Dick Smith to appeal decision to strike OzEmite trademark from register

ozemiteDick Smith has decided to appeal a decision to remove the trademark registration of Dick Smith’s OzEmite despite previously telling Mumbrella he “probably wouldn’t” appeal last month’s ruling, citing support from the public.

“We got some very good advice from a barrister who’s an expert in this field. He thought not only would we be able to prevent him from striking out our name but we’d have a very good case of having his name removed because he pinched ours,” Smith told Mumbrella.

IP Australia ruled in February that Dick Smith must withdraw his OzEmite product following a trademark battle with Aussie Mite owner Roger Ramsey.

At the time of the decision Smith told Mumbrella: “We probably won’t appeal the decision but if Roger Ramsey spends thousands of dollars on fighting us on the name we’ll just change it to Dickymite, that’s quite a good name.”

On his change of heart regarding the appeal, Smith said it was the support of the public that made him reconsider.

“So many people wrote to me and said Dick, under no circumstances should you give in to this dishonesty when Ramsey’s clearly stolen your name,” he said.

“It won’t impact on our charity donations. We’ll raise the money to fund the case separately. A tremendous amount of people have volunteered to put in money.”

aussiemiteRoger Ramsey told Mumbrella he is “disappointed” Smith has not “accepted the umpire’s decision” and will be speaking to their legal team about “writing a defence”.

He added: “We’ve come this far, we’re at the point of no return.  The rules are in Australia it’s first to shelf, not the first to register a trademark for who has the rights to that name.”

Smith claims Ramsey initiated the trademark battle with the aim of securing publicity for his product. He added:”The sales he has are just minute, last time I looked they were less than 1 per cent of the yeast spread range.

“We’re selling about 2.4 per cent. The only reason he could be spending this money is to get publicity. I would imagine his product would be about to get dropped by Coles and Woolworths because his sales are so small.”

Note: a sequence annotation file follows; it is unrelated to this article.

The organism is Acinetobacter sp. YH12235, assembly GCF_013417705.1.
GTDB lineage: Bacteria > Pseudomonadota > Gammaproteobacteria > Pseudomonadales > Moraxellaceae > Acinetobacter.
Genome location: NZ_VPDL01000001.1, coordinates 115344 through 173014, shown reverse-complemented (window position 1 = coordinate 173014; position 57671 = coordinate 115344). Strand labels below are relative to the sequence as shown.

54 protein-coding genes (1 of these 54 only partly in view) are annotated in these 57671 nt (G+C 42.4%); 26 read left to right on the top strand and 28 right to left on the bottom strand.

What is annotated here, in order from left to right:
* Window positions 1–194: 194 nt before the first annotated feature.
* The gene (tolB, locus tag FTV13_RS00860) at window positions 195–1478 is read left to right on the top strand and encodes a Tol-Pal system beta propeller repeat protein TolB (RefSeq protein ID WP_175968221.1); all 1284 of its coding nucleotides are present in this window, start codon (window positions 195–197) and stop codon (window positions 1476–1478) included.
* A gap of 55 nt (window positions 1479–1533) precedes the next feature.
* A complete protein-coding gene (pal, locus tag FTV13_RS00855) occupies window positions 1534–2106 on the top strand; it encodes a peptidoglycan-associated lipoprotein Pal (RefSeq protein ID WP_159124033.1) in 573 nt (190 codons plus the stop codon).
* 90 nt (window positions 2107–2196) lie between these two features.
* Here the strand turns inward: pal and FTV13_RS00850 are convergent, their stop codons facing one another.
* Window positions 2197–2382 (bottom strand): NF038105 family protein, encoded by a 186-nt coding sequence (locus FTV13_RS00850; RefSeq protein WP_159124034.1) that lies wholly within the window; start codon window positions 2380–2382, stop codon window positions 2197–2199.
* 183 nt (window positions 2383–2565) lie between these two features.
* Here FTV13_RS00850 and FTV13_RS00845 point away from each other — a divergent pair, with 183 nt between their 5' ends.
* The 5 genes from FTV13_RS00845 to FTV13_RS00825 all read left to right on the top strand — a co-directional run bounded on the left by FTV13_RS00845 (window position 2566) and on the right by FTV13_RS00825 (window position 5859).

Ramsey rejected Smith’s comments describing the comment as “hearsay” and saaying Smith was “adept at putting a spin on it”, telling Mumbrella: “How are we to know his product isn’t going to be dropped by Coles and Woolworths? 

“All the publicity Dick Smith’s ever created for our product has been negative. He’s made some wild allegations about us stealing his name when in actual fact the trademark Aussie Mite was first registered in 1982 and the OzMite, where he’s just added an E, was assigned to him in September 1999. Before he made the application to register it it hadn’t been on the register since 1993.”

According to IP Australia, the OzEmite trademark was lodged on October 29, 1999 while Aussie Mite was filed on May 7 2001 with a new trademark “Dick Smith’s OzEmite” lodged on March 6 this year.

At the time of IP Australia’s decision to strike OzEmite off the register,  Smith said the brand would consider changing it’s name to Dickymite, an idea that hasn’t completely been struck off.

“We’ve applied for Dickymite and that will be our backup. Lot’s of people like Dickymite and I happen to like it more than OzEmite,” he said.

The OzEmite trademark will remain registered and the product will remain on supermarket shelves until the appeal has been determined.

“If he does win the appeal, then we’ll just have to consult with our legal firm to find out what would be the next step,” said Ramsey.

Smith’s lawyer, Mark O’Brien of Johnson, Winter & Slattery expects the case to be heard later this year. The matter was first heard in December last year.

Miranda Ward


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